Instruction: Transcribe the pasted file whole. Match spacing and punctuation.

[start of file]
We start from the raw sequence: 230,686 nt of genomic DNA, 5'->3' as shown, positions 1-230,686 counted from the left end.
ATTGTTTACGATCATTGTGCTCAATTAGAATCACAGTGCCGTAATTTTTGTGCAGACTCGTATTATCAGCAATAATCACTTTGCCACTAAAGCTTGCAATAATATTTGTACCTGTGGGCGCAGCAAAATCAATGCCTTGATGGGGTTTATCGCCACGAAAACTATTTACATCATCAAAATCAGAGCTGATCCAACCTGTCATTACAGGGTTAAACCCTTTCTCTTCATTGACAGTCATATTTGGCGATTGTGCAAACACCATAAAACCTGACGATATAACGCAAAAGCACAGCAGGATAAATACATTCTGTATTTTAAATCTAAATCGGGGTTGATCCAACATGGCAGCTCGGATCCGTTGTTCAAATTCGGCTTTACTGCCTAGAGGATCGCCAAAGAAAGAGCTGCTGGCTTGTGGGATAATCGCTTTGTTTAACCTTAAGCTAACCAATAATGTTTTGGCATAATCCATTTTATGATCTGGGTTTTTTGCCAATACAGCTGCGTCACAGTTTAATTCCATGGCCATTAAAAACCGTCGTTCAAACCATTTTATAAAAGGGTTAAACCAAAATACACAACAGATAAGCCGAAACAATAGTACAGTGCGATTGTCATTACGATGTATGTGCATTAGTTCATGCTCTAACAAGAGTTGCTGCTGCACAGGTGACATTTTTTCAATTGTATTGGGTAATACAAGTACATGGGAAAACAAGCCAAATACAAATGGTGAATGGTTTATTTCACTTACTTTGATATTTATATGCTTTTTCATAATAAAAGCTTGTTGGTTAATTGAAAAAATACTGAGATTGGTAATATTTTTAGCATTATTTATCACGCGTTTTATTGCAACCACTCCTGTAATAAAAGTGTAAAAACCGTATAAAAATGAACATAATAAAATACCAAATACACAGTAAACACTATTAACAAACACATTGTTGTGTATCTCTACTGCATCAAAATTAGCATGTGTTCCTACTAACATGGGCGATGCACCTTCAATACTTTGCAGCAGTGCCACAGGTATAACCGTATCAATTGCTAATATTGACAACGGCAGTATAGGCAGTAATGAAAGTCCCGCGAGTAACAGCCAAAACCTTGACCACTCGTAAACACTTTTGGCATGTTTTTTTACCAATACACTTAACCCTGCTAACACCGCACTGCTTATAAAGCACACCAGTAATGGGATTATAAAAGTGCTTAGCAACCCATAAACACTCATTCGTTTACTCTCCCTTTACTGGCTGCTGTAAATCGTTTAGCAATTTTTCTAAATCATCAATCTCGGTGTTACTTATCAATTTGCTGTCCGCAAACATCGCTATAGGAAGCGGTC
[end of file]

We start from the raw sequence: 230,686 nt of genomic DNA, 5'->3' as shown, positions 1-230,686 counted from the left end.
ATTGTTTACGATCATTGTGCTCAATTAGAATCACAGTGCCGTAATTTTTGTGCAGACTCGTATTATCAGCAATAATCACTTTGCCACTAAAGCTTGCAATAATATTTGTACCTGTGGGCGCAGCAAAATCAATGCCTTGATGGGGTTTATCGCCACGAAAACTATTTACATCATCAAAATCAGAGCTGATCCAACCTGTCATTACAGGGTTAAACCCTTTCTCTTCATTGACAGTCATATTTGGCGATTGTGCAAACACCATAAAACCTGACGATATAACGCAAAAGCACAGCAGGATAAATACATTCTGTATTTTAAATCTAAATCGGGGTTGATCCAACATGGCAGCTCGGATCCGTTGTTCAAATTCGGCTTTACTGCCTAGAGGATCGCCAAAGAAAGAGCTGCTGGCTTGTGGGATAATCGCTTTGTTTAACCTTAAGCTAACCAATAATGTTTTGGCATAATCCATTTTATGATCTGGGTTTTTTGCCAATACAGCTGCGTCACAGTTTAATTCCATGGCCATTAAAAACCGTCGTTCAAACCATTTTATAAAAGGGTTAAACCAAAATACACAACAGATAAGCCGAAACAATAGTACAGTGCGATTGTCATTACGATGTATGTGCATTAGTTCATGCTCTAACAAGAGTTGCTGCTGCACAGGTGACATTTTTTCAATTGTATTGGGTAATACAAGTACATGGGAAAACAAGCCAAATACAAATGGTGAATGGTTTATTTCACTTACTTTGATATTTATATGCTTTTTCATAATAAAAGCTTGTTGGTTAATTGAAAAAATACTGAGATTGGTAATATTTTTAGCATTATTTATCACGCGTTTTATTGCAACCACTCCTGTAATAAAAGTGTAAAAACCGTATAAAAATGAACATAATAAAATACCAAATACACAGTAAACACTATTAACAAACACATTGTTGTGTATCTCTACTGCATCAAAATTAGCATGTGTTCCTACTAACATGGGCGATGCACCTTCAATACTTTGCAGCAGTGCCACAGGTATAACCGTATCAATTGCTAATATTGACAACGGCAGTATAGGCAGTAATGAAAGTCCCGCGAGTAACAGCCAAAACCTTGACCACTCGTAAACACTTTTGGCATGTTTTTTTACCAATACACTTAACCCTGCTAACACCGCACTGCTTATAAAGCACACCAGTAATGGGATTATAAAAGTGCTTAGCAACCCATAAACACTCATTCGTTTACTCTCCCTTTACTGGCTGCTGTAAATCGTTTAGCAATTTTTCTAAATCATCAATCTCGGTGTTACTTATCAATTTGCTGTCCGCAAACATCGCTATAGGAAGCGGTC